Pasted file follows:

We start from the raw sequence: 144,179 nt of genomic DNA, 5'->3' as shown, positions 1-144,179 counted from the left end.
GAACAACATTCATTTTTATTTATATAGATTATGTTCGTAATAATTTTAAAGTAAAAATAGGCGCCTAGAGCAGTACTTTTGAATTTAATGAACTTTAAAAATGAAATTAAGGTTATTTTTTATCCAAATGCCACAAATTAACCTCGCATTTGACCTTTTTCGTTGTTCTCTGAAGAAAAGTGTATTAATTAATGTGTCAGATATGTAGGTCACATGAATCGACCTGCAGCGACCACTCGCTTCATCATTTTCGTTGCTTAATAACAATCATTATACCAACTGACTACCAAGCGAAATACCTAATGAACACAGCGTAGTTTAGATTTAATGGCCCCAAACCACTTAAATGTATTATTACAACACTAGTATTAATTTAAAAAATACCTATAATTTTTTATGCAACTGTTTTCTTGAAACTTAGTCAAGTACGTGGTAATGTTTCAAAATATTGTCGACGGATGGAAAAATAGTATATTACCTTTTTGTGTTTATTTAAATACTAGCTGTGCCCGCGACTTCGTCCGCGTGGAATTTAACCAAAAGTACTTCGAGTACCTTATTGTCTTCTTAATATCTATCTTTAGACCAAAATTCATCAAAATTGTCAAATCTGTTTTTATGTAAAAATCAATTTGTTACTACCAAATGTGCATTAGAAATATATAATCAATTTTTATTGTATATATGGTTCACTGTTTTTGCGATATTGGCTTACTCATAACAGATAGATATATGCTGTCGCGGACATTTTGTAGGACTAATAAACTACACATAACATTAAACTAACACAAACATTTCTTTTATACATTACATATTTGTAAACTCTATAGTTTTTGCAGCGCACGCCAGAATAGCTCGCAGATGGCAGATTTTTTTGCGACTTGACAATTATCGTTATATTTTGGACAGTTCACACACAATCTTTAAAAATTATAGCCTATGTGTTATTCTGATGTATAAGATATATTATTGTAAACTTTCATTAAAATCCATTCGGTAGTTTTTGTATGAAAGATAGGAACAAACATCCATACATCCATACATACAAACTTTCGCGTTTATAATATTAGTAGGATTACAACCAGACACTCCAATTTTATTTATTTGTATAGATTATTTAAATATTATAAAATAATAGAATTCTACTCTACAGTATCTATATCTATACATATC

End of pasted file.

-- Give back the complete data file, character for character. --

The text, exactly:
We start from the raw sequence: 144,179 nt of genomic DNA, 5'->3' as shown, positions 1-144,179 counted from the left end.
GAACAACATTCATTTTTATTTATATAGATTATGTTCGTAATAATTTTAAAGTAAAAATAGGCGCCTAGAGCAGTACTTTTGAATTTAATGAACTTTAAAAATGAAATTAAGGTTATTTTTTATCCAAATGCCACAAATTAACCTCGCATTTGACCTTTTTCGTTGTTCTCTGAAGAAAAGTGTATTAATTAATGTGTCAGATATGTAGGTCACATGAATCGACCTGCAGCGACCACTCGCTTCATCATTTTCGTTGCTTAATAACAATCATTATACCAACTGACTACCAAGCGAAATACCTAATGAACACAGCGTAGTTTAGATTTAATGGCCCCAAACCACTTAAATGTATTATTACAACACTAGTATTAATTTAAAAAATACCTATAATTTTTTATGCAACTGTTTTCTTGAAACTTAGTCAAGTACGTGGTAATGTTTCAAAATATTGTCGACGGATGGAAAAATAGTATATTACCTTTTTGTGTTTATTTAAATACTAGCTGTGCCCGCGACTTCGTCCGCGTGGAATTTAACCAAAAGTACTTCGAGTACCTTATTGTCTTCTTAATATCTATCTTTAGACCAAAATTCATCAAAATTGTCAAATCTGTTTTTATGTAAAAATCAATTTGTTACTACCAAATGTGCATTAGAAATATATAATCAATTTTTATTGTATATATGGTTCACTGTTTTTGCGATATTGGCTTACTCATAACAGATAGATATATGCTGTCGCGGACATTTTGTAGGACTAATAAACTACACATAACATTAAACTAACACAAACATTTCTTTTATACATTACATATTTGTAAACTCTATAGTTTTTGCAGCGCACGCCAGAATAGCTCGCAGATGGCAGATTTTTTTGCGACTTGACAATTATCGTTATATTTTGGACAGTTCACACACAATCTTTAAAAATTATAGCCTATGTGTTATTCTGATGTATAAGATATATTATTGTAAACTTTCATTAAAATCCATTCGGTAGTTTTTGTATGAAAGATAGGAACAAACATCCATACATCCATACATACAAACTTTCGCGTTTATAATATTAGTAGGATTACAACCAGACACTCCAATTTTATTTATTTGTATAGATTATTTAAATATTATAAAATAATAGAATTCTACTCTACAGTATCTATATCTATACATATC